Oil, natural gas, and alternatives dominate the headlines when it comes to energy. But there’s a big and largely overlooked revolution occurring with the energy source likely to become the most preferred fuel for a world in economic decline: coal.
The United States coal sector has been hit very, very hard this spring. Demand has been crushed by over 10%, as warm weather and bountiful supplies of cheap natural gas have induced power plant operators and all other users where possible to switch away from domestic coal. The rapid change in fortune has sent the stock prices of big, listed names such as Peabody and Arch down by double digit percentages, as the Dow Jones U.S. Coal Index has fallen below 160 from above 225 at the start of 2012.
Central Appalachian thermal coal futures, the U.S. benchmark, averaged $60.20 during the first quarter, down from an average of $73.58 in the year ago period and down from a high of $143.25 in July 2008.
“It’s like a perfect storm,” Mann said. “The three main challenges are the really mild winter, a lethargic economy and on top of that, with gas prices being so low, those utilities that can burn gas have opted to burn gas instead of coal because gas is so cheap.”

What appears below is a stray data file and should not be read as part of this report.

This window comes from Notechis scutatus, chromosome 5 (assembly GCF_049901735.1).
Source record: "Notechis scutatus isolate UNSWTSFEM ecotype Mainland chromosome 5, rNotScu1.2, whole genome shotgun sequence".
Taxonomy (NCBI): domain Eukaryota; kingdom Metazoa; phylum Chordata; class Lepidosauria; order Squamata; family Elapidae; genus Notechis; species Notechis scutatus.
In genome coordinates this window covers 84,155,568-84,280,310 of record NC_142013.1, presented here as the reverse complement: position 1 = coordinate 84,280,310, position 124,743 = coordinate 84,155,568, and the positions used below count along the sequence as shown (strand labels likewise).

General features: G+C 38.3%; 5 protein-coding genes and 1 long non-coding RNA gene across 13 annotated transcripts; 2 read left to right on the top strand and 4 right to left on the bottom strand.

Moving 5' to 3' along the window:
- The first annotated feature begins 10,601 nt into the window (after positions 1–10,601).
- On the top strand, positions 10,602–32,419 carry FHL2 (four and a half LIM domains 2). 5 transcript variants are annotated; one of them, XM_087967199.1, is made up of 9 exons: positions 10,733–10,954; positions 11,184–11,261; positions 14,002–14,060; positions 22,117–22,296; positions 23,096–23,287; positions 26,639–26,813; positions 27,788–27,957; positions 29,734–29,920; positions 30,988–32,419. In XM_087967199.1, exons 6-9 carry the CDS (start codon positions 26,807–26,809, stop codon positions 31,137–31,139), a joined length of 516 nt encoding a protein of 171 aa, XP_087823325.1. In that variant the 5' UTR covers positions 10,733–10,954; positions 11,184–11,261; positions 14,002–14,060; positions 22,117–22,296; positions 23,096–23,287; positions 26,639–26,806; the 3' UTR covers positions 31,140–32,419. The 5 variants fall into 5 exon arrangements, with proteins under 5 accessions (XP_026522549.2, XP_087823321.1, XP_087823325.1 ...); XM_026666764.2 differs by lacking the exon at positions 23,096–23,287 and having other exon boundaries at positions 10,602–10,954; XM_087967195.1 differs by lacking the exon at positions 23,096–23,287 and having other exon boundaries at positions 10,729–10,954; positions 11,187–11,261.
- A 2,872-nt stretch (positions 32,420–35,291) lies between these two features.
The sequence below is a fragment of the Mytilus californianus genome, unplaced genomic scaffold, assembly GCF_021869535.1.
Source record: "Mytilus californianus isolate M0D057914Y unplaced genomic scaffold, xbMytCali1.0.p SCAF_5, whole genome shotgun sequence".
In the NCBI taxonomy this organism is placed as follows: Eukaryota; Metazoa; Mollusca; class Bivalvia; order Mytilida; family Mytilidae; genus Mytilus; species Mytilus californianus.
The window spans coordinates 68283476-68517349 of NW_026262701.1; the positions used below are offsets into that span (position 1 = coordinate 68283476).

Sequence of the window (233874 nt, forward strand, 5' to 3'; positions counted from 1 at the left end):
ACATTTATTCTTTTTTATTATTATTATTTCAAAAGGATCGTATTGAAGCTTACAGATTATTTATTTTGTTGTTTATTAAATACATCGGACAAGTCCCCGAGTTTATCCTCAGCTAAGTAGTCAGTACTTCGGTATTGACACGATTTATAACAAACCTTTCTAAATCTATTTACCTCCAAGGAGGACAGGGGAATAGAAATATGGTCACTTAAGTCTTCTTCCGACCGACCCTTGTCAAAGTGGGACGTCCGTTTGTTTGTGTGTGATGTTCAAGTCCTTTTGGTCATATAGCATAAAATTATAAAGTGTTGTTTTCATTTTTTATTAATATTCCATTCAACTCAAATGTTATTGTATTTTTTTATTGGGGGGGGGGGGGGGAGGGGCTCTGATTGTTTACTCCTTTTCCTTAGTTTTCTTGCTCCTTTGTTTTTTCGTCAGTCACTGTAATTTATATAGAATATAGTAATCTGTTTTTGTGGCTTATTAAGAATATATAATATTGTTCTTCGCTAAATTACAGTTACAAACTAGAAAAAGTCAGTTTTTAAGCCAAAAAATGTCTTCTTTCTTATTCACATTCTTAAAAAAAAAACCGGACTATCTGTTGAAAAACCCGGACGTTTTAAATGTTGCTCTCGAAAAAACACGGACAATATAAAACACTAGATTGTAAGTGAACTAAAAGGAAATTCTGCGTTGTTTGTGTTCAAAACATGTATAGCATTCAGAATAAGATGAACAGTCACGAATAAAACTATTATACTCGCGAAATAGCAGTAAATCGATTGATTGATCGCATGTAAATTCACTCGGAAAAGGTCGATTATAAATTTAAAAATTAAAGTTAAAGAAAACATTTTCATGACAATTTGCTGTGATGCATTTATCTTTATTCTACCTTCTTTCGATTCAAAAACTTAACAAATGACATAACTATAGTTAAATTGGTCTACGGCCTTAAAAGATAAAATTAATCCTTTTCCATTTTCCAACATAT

Cheap gas has undercut power producers’ revenues because it drives down wholesale electricity prices, squeezing margins for plants that run on nuclear, renewable and coal power.
Moody’s Investors Service changed its outlook for the U.S. coal industry to “negative” from “stable” on May 7, citing weak prices and a drop in power demand, and said it expects a 5 percent decline in prices for coal deliveries in 2013. The U.S. Energy Information Administration expects the industry to see a 10.9 percent decline in coal consumption this year and Moody’s expects U.S. coal demand from power plants to plunge by 100 million tons by 2020, the ratings company said in the report.
Given the rather weak near-term and long-term outlook for U.S. coal demand, it’s not surprising that within such a capital-intensive business, a number of smaller coal producers were hit recently with bankruptcy rumors. Indeed, even large cap names like Arch Coal have seen an escalation of concern over debt levels. Accordingly, many have concluded that coal — in an era of solar, wind, and natural gas — has finally displaced itself due to its problematic extraction, distant transportation, and overall costs. Is coal finally going away as an energy source?
Not a chance…